And it’s the REPUBLICANS that are siding with the industry in this case? I thought they were pretending to represent rural America?

  5. GearheadGeek says:

    @Geekybiker: Cabling is overrated. If pressure were put on carriers to serve more of their customers, these days in rural areas they’d probably choose wireless options like WiMAX and older line-of-sight technologies that are already implemented in many places in Texas. Since it wouldn’t be a wire or fiber service, they’d probably be able to tariff it differently and charge the rural, low-density customer more per megabit/sec.

  6. XianZomby says:

    @skrom: I’m pretty sure “multibillion-dollar grant” and “subsidy” here isn’t about Internet “handouts.” But rather, about incentivizing network companies to push their networks into rural areas, despite the low customer density there. Likely, the “subsidies” are for the network companies, not the customers. So that, instead of a network company saying “we’re not going to build infrastructure to Podunk, USA because there’s not enough customers there to allow us to recoup our infrastructure investment” they can say “thanks for the help, Federal Government, now we can surely cover the entire country with broadband.” Then, if you live in a rural area, you too can get Internet at the same price as the city mouse. Unless you want to argue “if you want Internet, move to the city,” then subsidies to build Internet (and electric, and water, and sewer, and cellular, and telephone, and cable) infrastructure out into the currently unserved rural areas of the United States is a good thing. Farmers shouldn’t have to choose between being able to grow food for you and having Internet for their kids. They should have both. With federal subsidies, they will have the option to pay the same price for Internet and cable as you.

  7. JiminyChristmas says:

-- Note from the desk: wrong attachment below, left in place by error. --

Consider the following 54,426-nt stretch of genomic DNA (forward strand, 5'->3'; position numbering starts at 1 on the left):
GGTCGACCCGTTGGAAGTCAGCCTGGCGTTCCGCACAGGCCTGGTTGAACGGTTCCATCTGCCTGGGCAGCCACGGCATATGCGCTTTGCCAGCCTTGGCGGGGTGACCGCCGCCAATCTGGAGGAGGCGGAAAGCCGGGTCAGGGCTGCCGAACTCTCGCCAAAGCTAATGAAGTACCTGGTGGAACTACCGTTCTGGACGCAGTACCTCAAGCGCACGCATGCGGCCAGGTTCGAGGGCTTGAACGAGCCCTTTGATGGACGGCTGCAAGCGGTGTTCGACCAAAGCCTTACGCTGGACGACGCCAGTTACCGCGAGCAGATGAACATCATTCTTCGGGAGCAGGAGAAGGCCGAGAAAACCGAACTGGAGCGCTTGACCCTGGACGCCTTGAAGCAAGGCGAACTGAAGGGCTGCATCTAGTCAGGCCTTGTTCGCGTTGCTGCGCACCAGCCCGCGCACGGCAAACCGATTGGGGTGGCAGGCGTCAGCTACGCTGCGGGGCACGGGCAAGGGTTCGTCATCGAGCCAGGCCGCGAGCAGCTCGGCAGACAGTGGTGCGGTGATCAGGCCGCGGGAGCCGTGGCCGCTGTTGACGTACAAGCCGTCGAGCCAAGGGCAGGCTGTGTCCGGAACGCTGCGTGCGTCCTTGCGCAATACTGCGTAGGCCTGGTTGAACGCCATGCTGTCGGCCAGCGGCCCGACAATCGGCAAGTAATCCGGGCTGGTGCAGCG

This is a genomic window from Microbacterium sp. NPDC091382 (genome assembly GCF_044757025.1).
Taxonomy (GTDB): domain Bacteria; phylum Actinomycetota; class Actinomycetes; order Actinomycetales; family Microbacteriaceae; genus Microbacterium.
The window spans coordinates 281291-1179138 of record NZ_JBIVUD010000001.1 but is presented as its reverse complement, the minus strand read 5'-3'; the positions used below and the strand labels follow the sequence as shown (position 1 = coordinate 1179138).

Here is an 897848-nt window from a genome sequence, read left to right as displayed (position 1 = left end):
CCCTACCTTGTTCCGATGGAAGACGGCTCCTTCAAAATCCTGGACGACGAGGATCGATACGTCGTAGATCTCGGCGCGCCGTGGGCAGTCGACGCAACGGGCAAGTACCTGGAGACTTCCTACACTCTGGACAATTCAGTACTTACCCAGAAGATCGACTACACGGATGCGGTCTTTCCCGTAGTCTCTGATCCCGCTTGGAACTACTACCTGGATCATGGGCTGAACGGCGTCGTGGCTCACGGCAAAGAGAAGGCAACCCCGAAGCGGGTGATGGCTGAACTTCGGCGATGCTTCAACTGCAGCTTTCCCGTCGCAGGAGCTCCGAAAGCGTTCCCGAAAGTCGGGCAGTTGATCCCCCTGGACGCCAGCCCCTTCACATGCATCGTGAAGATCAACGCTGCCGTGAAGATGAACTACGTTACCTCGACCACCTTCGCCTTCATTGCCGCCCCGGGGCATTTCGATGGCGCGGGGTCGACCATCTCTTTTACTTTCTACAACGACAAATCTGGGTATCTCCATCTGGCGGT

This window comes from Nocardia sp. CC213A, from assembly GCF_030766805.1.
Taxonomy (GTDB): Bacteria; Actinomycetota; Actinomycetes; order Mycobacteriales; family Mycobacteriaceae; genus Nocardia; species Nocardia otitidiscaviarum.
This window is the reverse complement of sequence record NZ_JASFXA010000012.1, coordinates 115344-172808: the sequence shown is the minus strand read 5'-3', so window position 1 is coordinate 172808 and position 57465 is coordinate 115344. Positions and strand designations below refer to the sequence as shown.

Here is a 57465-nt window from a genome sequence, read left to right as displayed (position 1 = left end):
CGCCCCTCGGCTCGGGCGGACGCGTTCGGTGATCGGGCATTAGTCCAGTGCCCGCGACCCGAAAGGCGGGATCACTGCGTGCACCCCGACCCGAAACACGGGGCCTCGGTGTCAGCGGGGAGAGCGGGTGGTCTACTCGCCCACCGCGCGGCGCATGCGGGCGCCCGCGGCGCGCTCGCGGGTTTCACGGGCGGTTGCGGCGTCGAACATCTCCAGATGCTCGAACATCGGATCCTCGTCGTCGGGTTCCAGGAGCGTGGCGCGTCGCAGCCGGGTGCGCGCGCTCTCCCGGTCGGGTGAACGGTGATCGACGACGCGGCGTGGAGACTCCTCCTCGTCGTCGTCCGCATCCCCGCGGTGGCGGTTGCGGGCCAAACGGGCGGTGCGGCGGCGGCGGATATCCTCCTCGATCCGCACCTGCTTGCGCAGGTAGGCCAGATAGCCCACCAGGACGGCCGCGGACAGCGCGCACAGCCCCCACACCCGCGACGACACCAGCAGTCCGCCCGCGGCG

@skrom: You can’t possibly be serious.

    An important goal of the subsidies such as those associated with the Rural Utility Service is not to supply low-income people with cheap broadband. It helps bring service to locales that would otherwise have none.

    Why would they have none? Because if the telcos, power generators, etc. were left to run just where they found it most profitable to do so large swathes of the country would have zero access to basic services. The idea of universal access to utilities isn’t a new one; it has been around at least since the Rural Electricification Act of 1936.

  8. JustAGuy2 says:

    @XianZomby:

    This is entirely reasonable, and once rural consumers agree to subsidize my rent so that my New York apartment costs the same as a similar amount of square footage in rural Nebraska, I’ll happily pay to subsidize broadband in rural Nebraska.

  9. RTFMate says:

    Yeah, but the FCC still classifies “broadband” as some redicously low value. Look at the concession that was made to move this forward. Dropping the 2mbs service. If they would have kept that terminology then the “cheap” DeathStar company’s DSL wouldn’t even be classified as “broadband” since that is only 1.5mbs. I wonder why the republicans had it blocked their favorite spying company would get beat up by lack of coverage.

    These speeds suck and poor consumers in the US are being raped over it.